In HR Dive’s Mailbag series, we answer HR professionals’ questions about all things work. Have a question? Send it to [email protected].
Q: How can you acknowledge nonbinary employees on EEO-1 reporting forms?
The limits of EEO-1 reporting makes the jobs of HR managers who want to be more inclusive of LGBTQ+ talent more difficult, sources have told HR Dive. The U.S. Equal Employment Opportunity Commission only offers two gender options on its demographic data forms. While there is a comment section, HR leads still have to effectively misgender some of their trans employees to comply with the government’s reporting mandate.
Obie Odunukwe, McLean & Company’s Director of HR Advisory, published a report in July on recommended practices for self-identification questions. As the reporting process can leave non-binary people and HR pros in the lurch, HR Dive tapped Odunukwe for advice regarding the question of how genderfluid talent can be identified.
“It's a difficult one, because there are legal reporting requirements. The form cannot be changed beyond what the organization itself can do. It goes back to the principles that guide the entire organization,” Odunukwe told HR Dive. In an earlier interview, she told HR Dive that people teams need to clarify the “why” of collecting demographic data and act accordingly.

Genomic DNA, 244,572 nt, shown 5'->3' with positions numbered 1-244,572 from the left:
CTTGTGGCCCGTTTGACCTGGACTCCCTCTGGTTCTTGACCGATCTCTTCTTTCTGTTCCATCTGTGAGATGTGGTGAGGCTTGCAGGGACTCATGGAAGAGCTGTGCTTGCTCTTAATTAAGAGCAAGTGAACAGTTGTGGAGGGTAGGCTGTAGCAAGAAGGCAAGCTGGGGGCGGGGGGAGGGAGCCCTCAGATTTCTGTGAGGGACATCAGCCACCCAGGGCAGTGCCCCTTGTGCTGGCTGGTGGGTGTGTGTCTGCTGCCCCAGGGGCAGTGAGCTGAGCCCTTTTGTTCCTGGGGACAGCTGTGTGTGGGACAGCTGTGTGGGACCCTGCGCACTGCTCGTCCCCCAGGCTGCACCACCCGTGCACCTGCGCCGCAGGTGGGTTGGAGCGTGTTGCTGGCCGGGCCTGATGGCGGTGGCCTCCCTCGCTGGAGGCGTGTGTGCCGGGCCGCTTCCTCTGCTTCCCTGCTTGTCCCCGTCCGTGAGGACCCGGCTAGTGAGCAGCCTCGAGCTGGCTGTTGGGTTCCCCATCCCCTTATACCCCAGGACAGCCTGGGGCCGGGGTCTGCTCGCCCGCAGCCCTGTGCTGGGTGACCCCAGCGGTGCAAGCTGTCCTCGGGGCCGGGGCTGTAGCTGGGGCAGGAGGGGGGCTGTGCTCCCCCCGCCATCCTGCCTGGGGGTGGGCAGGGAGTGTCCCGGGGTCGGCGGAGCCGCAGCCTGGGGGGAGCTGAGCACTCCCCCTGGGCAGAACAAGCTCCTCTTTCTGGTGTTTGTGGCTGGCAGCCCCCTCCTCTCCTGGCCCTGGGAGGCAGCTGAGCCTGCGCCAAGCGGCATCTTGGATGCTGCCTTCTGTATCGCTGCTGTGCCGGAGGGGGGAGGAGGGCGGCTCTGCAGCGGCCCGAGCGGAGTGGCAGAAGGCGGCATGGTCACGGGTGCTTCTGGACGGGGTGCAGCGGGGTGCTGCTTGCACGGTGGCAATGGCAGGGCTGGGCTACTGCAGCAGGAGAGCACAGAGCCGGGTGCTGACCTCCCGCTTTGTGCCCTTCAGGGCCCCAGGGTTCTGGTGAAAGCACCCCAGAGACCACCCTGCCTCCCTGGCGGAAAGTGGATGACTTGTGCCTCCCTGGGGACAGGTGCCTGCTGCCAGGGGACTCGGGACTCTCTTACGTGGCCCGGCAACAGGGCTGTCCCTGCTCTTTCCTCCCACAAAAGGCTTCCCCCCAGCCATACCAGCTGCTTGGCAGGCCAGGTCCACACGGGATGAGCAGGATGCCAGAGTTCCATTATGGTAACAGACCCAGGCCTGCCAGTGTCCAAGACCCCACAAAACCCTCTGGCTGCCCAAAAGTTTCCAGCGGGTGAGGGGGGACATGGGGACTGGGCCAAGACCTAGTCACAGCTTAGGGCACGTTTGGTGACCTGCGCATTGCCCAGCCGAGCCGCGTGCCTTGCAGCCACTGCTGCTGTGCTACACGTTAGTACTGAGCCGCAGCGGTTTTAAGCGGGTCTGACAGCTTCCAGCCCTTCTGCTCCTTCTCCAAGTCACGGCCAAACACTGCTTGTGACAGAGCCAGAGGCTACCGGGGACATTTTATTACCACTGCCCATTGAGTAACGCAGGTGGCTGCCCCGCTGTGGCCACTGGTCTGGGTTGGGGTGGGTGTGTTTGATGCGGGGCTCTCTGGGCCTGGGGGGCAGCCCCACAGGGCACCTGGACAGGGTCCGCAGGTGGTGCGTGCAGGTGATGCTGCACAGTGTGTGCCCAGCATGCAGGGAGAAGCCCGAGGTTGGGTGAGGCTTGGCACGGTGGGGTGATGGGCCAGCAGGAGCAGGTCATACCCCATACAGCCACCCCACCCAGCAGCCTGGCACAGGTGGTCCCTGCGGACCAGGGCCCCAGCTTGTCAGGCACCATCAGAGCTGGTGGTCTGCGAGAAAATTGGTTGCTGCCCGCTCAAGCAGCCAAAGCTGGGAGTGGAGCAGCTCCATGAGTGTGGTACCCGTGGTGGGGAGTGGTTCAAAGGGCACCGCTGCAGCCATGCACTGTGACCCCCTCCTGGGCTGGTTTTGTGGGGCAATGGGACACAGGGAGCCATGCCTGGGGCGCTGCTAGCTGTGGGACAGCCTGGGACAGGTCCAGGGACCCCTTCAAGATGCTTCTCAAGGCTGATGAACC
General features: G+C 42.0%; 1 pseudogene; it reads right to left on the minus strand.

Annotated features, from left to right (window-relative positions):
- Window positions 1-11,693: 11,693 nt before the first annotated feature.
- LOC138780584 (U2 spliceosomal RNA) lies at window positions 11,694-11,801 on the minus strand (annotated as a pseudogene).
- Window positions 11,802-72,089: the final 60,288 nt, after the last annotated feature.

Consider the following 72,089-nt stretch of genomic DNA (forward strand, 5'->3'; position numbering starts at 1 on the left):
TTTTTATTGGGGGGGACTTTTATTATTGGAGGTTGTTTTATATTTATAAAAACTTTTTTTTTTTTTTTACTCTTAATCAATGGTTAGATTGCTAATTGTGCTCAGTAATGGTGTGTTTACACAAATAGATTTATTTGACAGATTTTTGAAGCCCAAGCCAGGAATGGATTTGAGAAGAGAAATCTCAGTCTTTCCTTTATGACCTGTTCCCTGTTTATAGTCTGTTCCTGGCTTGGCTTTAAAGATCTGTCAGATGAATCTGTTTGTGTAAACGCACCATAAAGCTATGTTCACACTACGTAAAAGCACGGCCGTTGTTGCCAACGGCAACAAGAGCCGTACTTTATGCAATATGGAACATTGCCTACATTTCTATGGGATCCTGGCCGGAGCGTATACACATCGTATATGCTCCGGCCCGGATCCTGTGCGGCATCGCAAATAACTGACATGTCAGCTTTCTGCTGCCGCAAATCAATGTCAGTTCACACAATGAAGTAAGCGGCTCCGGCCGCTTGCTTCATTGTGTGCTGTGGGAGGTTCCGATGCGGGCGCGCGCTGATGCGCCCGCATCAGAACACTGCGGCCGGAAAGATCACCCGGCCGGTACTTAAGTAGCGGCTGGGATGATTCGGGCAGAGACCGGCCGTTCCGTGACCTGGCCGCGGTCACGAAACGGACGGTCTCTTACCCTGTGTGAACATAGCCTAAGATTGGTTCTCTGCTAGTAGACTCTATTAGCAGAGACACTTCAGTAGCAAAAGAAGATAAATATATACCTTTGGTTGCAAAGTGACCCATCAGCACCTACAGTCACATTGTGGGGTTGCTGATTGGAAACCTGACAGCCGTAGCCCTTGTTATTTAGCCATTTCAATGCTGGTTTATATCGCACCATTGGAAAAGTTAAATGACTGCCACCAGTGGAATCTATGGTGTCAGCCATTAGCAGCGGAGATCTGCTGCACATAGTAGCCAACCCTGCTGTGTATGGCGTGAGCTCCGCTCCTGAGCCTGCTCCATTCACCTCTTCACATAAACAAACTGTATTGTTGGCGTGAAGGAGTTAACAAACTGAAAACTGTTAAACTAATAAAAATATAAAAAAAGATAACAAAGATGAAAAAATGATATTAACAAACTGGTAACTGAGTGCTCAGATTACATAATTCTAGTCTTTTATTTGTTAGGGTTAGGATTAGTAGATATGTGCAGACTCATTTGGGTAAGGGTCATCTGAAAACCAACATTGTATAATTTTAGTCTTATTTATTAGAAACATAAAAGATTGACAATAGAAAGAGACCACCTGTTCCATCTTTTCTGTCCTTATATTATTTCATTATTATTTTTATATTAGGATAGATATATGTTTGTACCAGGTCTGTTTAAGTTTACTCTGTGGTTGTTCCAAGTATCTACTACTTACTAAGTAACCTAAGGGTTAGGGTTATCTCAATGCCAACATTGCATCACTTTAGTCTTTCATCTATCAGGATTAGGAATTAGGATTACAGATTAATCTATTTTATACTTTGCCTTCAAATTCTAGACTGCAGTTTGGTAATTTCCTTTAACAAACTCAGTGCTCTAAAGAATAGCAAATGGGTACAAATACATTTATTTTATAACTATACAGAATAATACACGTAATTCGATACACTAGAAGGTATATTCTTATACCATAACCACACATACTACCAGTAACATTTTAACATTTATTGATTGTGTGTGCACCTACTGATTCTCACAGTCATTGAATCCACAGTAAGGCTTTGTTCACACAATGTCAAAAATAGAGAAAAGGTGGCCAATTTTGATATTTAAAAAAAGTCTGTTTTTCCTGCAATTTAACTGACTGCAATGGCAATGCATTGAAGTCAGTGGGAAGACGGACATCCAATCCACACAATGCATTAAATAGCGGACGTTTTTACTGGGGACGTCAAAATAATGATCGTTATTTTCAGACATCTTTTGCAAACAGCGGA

For Odunukwe, “co-creation” is the word she uses to describe her approach to HR. “The dignity of the human person is important,” she added. With this in mind, there are two routes HR leads can take: either ask the LGBTQ+ employee resource group to weigh in or decide that the problem is “beyond” that HR team.
It’s important for HR folks to check in when problem solving for a community that they may not understand, she said. “Go back to the impacted demographic and work with them in terms of what the solution looks like.” On paper, the idea of sharing a survey asking “Would you like to be marked as male or female?” may seem positive. “But some people may find that non-inclusive,” Odunukwe said. “They also can find it triggering if they're still coming to terms with their journey. Again, co-creation is really important.”